He began by returning to a passion that had been with him since his early 20s—writing. He started out creating fiction, but soon found himself writing instead about the changes he was making in his own life.
Meanwhile, he encountered the concept of minimalism after joining Twitter in 2009, not long after his series of tragedies. There he ran across entrepreneur Colin Wright, who practiced an exceptionally minimalist lifestyle by owning just enough possessions to fill a single backpack, so he could more easily travel the world.
Millburn knew that wasn’t the specific lifestyle he was looking for, but a lightbulb went off nevertheless. “If I simplify my life, I’m no longer tethered to someone else’s template of success, happiness, [or] contentment,” he realized. He saw minimalism as a pathway to having more time for his health, relationships, community, and personal interests.
So Millburn started writing about his forays into the minimalist lifestyle, and not long after he started theminimalists.com with his best friend, Nicodemus. “The question that started the whole thing,” he says, was “How might your life be better with less?”
As it turns out, the co-founders weren’t the only ones asking this question. The site quickly attracted a substantial readership of people looking to redirect their time and attention in ways that feel meaningful.
As Millburn set to work refining his lifestyle and cultivating his audience, he was still attempting to leave the corporate world. It took him two years to leave and another two years to find the “special kind of freedom” that comes with being debt-free. During that time, he set to work simplifying his life by shedding any possessions that didn’t add value to it.
“Minimalism isn’t about deprivation,” he says. “It’s about getting rid of the excess. … Having too much is not good, but having not enough is also not good.”
Having grown up poor and then making a lot of money in the corporate world, Millburn knows of what he speaks.
While money may not buy happiness, he’s quick to point out that “neither does poverty. Our life can be augmented by the money or the things or the experiences that we have.” What matters most, he says, is to realize that “it all really starts from what’s going on inside.”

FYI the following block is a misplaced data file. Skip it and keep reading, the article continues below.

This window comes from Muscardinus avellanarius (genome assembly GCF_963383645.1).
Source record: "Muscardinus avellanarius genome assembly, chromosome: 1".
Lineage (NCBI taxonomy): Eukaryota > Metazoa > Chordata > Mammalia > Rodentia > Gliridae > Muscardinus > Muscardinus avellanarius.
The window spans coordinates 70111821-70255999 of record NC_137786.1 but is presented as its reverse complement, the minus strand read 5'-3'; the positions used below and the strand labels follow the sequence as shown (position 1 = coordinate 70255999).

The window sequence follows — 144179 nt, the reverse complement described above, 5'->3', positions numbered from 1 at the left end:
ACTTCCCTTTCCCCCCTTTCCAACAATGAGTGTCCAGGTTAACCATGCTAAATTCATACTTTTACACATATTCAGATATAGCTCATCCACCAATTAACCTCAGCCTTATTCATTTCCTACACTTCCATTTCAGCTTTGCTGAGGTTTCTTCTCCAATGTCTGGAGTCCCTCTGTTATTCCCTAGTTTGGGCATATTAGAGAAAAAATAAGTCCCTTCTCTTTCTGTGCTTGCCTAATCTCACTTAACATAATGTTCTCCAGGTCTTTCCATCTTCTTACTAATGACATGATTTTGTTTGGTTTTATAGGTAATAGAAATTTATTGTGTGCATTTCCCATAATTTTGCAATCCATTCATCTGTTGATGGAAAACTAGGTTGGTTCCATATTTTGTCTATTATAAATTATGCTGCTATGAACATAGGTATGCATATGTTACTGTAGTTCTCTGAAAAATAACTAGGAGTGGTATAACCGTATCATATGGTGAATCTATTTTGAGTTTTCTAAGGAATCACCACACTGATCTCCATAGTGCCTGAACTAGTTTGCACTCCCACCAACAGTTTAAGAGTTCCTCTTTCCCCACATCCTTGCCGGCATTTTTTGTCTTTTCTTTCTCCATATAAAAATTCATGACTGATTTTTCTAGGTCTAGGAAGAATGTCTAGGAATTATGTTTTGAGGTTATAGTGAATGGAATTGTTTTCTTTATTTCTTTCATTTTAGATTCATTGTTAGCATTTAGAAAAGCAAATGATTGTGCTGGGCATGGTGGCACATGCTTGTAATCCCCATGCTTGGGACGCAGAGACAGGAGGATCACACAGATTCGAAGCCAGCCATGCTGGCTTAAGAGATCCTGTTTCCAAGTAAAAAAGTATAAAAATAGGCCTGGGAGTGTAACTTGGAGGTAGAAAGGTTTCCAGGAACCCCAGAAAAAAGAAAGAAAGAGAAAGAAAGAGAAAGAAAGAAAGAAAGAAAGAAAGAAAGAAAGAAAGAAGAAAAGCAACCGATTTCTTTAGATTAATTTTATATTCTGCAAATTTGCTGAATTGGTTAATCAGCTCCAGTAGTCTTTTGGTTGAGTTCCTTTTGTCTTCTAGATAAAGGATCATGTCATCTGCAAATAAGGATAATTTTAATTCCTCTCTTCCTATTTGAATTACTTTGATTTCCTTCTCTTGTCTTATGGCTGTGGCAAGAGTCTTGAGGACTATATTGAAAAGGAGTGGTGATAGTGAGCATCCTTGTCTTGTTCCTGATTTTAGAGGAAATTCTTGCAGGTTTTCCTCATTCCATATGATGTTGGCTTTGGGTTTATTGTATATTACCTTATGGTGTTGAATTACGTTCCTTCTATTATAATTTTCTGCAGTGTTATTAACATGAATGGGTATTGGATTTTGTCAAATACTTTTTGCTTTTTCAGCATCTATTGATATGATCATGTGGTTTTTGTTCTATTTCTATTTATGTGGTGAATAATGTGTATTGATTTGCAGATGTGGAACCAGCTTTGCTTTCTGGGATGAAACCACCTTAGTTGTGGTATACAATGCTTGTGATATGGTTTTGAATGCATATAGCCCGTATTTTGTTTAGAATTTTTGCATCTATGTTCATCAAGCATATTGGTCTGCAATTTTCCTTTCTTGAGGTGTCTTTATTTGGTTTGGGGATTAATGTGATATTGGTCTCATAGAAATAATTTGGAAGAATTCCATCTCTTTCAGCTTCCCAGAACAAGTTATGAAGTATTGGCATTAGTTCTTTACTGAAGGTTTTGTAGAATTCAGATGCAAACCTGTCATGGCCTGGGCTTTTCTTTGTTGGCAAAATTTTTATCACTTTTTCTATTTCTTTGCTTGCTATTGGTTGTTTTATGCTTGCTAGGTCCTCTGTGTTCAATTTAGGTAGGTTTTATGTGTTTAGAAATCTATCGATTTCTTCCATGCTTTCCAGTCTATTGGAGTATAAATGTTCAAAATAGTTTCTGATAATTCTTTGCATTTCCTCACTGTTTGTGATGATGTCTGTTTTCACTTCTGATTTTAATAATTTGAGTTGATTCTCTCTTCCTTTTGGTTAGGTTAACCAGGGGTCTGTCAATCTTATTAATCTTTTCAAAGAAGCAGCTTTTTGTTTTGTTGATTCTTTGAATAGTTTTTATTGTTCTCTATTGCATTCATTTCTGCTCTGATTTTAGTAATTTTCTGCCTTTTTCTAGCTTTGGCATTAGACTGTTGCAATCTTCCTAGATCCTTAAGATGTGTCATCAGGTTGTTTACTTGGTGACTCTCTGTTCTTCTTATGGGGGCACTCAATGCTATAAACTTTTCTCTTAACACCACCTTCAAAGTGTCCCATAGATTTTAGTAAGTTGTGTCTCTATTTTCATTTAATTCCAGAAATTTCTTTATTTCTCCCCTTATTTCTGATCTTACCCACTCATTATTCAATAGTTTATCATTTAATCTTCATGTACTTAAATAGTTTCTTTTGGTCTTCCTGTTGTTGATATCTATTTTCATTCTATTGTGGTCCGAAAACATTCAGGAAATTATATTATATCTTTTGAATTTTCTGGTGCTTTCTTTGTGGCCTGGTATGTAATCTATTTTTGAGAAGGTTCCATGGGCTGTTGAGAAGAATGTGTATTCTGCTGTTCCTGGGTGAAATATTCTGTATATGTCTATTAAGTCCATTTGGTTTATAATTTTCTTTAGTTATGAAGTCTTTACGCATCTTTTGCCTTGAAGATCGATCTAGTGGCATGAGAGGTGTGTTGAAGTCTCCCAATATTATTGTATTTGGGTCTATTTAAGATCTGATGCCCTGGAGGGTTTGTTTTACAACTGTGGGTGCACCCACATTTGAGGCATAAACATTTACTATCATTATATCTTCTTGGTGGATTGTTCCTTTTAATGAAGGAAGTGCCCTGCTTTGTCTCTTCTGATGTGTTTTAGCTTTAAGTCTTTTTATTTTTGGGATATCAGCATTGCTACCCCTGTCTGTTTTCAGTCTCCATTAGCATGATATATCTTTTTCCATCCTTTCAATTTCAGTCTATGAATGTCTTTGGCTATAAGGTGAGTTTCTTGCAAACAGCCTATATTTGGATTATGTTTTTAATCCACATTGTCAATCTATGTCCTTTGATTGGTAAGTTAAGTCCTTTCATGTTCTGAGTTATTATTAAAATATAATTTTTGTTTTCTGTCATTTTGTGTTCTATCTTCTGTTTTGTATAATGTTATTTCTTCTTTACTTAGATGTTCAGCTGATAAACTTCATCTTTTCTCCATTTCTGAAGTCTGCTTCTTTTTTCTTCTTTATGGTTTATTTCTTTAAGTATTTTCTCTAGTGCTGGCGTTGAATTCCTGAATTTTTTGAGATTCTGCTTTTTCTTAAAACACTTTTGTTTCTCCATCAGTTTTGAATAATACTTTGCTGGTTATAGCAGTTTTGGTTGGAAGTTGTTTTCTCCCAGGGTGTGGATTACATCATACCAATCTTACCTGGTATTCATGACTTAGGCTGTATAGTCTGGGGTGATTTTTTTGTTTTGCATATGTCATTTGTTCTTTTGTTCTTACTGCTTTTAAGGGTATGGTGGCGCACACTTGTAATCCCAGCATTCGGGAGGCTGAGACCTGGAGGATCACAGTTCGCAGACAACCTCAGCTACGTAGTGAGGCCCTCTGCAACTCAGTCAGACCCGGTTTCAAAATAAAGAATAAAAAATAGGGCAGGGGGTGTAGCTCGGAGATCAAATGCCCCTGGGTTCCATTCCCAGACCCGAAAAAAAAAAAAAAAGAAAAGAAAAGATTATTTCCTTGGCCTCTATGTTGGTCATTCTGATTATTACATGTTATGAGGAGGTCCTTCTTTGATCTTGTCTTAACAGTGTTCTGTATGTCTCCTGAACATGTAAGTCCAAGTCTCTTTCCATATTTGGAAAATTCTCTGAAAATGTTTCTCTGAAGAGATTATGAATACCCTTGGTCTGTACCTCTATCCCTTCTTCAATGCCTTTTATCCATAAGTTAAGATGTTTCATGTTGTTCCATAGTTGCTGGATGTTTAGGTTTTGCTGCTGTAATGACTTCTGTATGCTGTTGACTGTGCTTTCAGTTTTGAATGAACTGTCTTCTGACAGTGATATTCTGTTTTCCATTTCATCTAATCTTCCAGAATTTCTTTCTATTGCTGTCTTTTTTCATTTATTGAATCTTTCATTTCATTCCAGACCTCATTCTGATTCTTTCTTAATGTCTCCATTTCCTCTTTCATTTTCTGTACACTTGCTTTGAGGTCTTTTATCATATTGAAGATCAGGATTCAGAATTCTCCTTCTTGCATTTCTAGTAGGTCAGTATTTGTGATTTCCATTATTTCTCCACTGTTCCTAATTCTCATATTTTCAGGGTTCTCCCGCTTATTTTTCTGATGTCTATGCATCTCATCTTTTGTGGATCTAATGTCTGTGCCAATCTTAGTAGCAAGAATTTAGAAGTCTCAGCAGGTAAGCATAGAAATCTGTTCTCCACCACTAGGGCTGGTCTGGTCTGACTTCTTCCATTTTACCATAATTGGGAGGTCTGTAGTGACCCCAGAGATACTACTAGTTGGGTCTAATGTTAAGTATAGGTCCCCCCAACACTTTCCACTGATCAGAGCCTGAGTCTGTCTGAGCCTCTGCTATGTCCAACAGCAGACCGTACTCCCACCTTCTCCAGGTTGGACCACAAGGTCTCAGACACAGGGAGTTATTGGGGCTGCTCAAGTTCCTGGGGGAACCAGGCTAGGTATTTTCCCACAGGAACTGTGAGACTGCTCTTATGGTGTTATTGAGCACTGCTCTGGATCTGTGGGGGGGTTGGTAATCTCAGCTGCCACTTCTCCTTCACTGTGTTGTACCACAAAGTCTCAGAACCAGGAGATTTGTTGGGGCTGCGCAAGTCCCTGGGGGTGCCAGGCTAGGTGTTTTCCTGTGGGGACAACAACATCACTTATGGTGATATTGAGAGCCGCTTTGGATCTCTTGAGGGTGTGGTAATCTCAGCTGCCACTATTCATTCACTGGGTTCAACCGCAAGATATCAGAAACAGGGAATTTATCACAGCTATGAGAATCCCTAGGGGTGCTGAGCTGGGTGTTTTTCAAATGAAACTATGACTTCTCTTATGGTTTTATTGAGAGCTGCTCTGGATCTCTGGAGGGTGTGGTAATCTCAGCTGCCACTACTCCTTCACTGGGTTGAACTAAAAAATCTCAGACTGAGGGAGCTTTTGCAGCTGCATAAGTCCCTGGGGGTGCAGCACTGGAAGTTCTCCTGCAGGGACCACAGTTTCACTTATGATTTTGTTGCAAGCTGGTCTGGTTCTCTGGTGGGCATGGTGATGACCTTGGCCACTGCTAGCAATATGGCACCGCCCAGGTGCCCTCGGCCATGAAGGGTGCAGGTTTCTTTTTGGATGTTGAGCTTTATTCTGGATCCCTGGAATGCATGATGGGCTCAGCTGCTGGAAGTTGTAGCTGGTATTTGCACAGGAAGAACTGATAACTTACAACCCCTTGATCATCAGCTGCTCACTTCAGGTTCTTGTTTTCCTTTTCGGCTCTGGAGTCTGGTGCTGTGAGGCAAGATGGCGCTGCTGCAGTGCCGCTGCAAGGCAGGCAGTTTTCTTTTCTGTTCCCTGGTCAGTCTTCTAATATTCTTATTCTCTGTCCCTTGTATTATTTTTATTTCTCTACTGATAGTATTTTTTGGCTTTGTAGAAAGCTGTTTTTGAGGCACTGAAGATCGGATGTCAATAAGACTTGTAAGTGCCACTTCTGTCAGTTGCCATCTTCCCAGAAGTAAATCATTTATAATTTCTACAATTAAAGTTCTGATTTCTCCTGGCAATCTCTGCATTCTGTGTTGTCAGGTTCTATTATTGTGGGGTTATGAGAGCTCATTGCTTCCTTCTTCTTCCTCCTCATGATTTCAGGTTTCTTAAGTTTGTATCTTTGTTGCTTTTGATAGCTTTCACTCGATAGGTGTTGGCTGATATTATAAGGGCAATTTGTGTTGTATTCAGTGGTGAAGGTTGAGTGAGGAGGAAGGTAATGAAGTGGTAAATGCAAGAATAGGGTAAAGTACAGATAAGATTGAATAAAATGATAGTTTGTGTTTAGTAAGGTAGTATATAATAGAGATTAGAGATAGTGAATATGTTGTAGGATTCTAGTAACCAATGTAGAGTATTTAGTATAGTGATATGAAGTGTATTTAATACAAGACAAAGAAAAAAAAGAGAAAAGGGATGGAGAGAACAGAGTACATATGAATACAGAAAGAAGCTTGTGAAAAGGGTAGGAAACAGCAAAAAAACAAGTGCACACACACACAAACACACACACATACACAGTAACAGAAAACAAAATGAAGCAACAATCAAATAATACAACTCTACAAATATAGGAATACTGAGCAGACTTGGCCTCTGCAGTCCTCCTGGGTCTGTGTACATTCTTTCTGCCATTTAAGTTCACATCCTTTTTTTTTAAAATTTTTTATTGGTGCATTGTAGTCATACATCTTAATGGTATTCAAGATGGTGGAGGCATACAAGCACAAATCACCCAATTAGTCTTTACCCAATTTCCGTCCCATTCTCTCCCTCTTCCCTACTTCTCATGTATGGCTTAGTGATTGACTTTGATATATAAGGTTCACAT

For Millburn, happiness may be the wrong metric to use altogether. “I don’t think happiness is the point,” he says.
“I think living a life of meaning is the point.”
What does that mean in practical terms? It’s about “aligning actions with values,” he says. “It’s pursuing meaning in the work that I do, and happiness is a byproduct of that. … For me, success has a lot more to do with ‘Am I growing as an individual and am I able to contribute to other people in a meaningful way?’”
That’s a dramatically different approach from the one he took when he was pursuing the stereotypical American Dream. Ironically, in eschewing the traditional path to “having it all,” Millburn has found it—in his own unique, completely un-stereotypical way.
And therein lies the heart of his message: One dream, most decidedly, does not fit all. Instead, he says, “We have to really define what success means to us. We’ve all been given one life—exactly one life here on earth. And man, we better act accordingly.”
- What the minimalist lifestyle is and how to start living it today
- The key to finding things that give value to your life
- Balancing the hunger entrepreneurs have with the minimalist lifestyle
- What it means to give yourself permission to be happy
Full Transcript of Podcast with Joshua Fields Millburn
Nathan: Hello and welcome to another episode of the Foundr Podcast. My name is Nathan Chan and I’m the CEO of “Foundr Magazine” and host of this podcast. And I’m coming to you from hometown, homegrown, Melbourne, Australia. So, I just wanted to say thank you so much for taking the time to share your earbuds with me. If you’re new the Foundr Podcast, we interview some of the most successful founders and entrepreneurs all around the globe that are either number one or two in their industry, and realy disrupting the space that their company is playing in. And before I jump in and talk about today’s guest, I just wanted to give you a bit of an update on what’s happening in my world.